Losing a limb is devastating. The most common way to address the loss is a prosthetic, which attempts to at least give the wearer some of the dexterity back they’ve lost. Early on, these fake limbs could not do much, but as technology has evolved, so have prosthetics.
These days, we’re amazed at what people are coming up with. We’ve seen prosthetics with built-in drones, ones that will make you feel (and look) like a superhero, and even one that allowed an artist to tattoo with it. Check out some of the favorites that we’ve covered recently here on DigitalTrends. You might become a bit jealous.
Tattoo aficionados will appreciate French artist JC Sheitan Tenet’s prosthetic arm. Developed with the assistance of fellow French artist JL Gonzal, the arm is made of pieces from a typewriter, manometer, a traditional tattoo gun, and various pipes, along with the necessary sensors to detect movement. With the prosthetic, Tenet has full movement to tattoo his intricate designs. He still needs to move his shoulder and upper arm to utilize the tattoo gun, but the two hope to incorporate wrist and finger-like movements in future designs.
Dean Kamen is better known for his work on the Segway, but he remains a prolific inventor that has worked in many areas outside transportation. One of his latest creations is a prosthetic arm called LUKE, which allows wearers to manipulate the arm in natural movements, so they can pick up a can, grab some groceries, or carry out other basic tasks. You control it by contracting muscles near where the prosthetic is attached, or in a pressure sensor installed inside a specially designed shoe.
James Young is an avid gamer who lost his arm in a grisly railway accident — which severely limited his gaming. When game developer Konami heard of Young’s plight, its engineers helped develop a prosthetic arm that also includes a detachable drone. Young controls it through sensors installed on the part of the arm that touches his skin, and besides the drone, the prosthetic includes a built-in flashlight, laser light, digital watch, and even a USB port for charging his smartphone.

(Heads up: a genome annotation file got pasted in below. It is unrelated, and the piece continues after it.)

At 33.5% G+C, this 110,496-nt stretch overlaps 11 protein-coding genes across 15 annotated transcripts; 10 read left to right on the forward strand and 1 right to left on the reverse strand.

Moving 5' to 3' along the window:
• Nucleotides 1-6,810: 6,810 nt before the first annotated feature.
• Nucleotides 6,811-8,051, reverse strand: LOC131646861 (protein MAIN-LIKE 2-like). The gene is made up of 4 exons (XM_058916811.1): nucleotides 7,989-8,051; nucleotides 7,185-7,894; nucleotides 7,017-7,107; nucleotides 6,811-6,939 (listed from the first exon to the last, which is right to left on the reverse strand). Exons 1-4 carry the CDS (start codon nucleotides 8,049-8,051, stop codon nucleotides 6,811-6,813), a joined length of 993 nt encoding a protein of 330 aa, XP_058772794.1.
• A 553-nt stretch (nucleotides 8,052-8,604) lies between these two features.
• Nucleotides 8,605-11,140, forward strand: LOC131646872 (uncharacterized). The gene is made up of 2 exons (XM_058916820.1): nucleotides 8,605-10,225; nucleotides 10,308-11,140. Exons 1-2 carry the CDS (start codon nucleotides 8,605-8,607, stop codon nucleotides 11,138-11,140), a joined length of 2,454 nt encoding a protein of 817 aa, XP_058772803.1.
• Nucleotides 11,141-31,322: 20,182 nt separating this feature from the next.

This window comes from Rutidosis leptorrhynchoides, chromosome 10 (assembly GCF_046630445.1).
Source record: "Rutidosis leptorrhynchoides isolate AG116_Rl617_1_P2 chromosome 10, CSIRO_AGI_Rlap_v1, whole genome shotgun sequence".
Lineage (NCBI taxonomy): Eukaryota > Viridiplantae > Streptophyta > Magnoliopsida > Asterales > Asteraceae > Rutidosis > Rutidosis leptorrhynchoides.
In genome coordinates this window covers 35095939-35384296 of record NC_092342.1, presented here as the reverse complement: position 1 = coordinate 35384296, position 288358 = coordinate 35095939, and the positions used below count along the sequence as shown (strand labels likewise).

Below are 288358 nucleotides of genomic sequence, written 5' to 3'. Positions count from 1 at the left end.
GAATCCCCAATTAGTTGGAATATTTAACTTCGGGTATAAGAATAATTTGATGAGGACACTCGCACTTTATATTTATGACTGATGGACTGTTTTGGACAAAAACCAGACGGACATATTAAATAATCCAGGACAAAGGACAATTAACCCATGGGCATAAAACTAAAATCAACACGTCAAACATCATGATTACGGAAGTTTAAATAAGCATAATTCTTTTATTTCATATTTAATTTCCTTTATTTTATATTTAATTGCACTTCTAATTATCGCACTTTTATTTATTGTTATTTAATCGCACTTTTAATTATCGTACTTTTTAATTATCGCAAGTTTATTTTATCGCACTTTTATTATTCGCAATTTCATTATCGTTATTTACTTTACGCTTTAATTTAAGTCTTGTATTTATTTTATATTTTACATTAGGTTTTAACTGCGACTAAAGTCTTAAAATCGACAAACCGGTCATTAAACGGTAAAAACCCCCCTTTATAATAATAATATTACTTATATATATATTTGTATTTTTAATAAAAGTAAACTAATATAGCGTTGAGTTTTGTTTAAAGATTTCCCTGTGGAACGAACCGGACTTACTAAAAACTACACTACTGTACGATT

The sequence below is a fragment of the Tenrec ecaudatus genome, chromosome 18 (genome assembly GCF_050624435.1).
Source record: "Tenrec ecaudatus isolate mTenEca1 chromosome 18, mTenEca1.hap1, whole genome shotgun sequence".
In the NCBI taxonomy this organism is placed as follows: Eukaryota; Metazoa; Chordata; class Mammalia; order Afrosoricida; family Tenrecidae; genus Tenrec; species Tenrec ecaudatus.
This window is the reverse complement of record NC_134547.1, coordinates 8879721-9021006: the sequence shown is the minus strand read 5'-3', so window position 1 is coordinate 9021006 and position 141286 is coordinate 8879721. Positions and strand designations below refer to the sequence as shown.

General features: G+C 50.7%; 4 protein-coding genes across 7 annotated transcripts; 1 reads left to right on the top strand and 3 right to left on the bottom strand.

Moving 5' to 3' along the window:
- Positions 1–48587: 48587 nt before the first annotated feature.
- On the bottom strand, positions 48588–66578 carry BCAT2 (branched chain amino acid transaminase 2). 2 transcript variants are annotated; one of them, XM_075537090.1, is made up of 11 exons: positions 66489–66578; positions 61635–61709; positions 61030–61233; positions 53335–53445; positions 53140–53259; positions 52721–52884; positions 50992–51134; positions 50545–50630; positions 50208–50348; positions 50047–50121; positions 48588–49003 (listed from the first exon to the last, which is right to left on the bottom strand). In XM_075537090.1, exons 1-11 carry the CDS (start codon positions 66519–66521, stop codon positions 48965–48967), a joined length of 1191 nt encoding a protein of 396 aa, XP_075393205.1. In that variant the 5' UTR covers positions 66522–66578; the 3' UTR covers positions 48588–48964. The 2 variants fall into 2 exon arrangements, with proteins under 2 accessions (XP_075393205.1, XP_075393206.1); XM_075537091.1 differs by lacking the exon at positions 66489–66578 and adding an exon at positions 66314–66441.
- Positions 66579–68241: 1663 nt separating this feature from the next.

The loss of a limb is even more traumatic for a child. That said, U.K. limb maker Open Bionics is trying a different strategy to make them feel better: creating limbs that look like they came from superheroes. There’s one modeled after Iron Man’s arm, one that looks like Elsa’s glove from Frozen, and even a lightsaber prosthetic that takes a cue from Star Wars. Disney has also thrown its support behind the project, offering Open Bionics royalty-free license to use the company’s characters as inspiration.
DARPA has done a lot of research on prosthetics, and some of the company’s most recent work has focused on making the wearables feel more natural — literally. Researchers were able to mimic the sense of touch in a paralyzed man by placing a series of electrode arrays onto both the sensory cortex and the motor cortex. While it wasn’t perfect, the 28-year-old participant said it almost felt like somebody was touching his hand when a researcher placed his hand on the prosthetic, and he even could tell which finger was being touched just through the sensations.
Indian surgical oncologist Vishal Rao developed a prosthetic voice box that helps those that must have throat surgery regain the ability to speak. Unlike current voice boxes that cost an upward of $1,000, Dr. Rao’s costs a mere $1. There’s no electronic parts to this prosthetic, either. Instead, the design utilizes a basic physics principle, one dictating that sound is created when an obstruction is introduced to the passing of air. Air is redirected from the lungs into the oesophagus, where food normally passes. This obstruction can be used to create sounds that resemble regular speech.
When drummer Jason Barnes lost his arm in 2012 after an electrocution accident, he questioned whether he’d ever be able to play the drums again. He soon found Gil Weinberg, a Georgia Tech robotics professor, and the two worked together to create a prosthetic designed specifically for playing the drums. Through sensors, Barnes can control how hard he grips the stick or how hard the drum is hit — two factors important when playing. What’s even cooler is that Barnes’ prosthetic includes a second stick, which he can control separately. Needless to say it probably gives him the leg up in drumming competitions.
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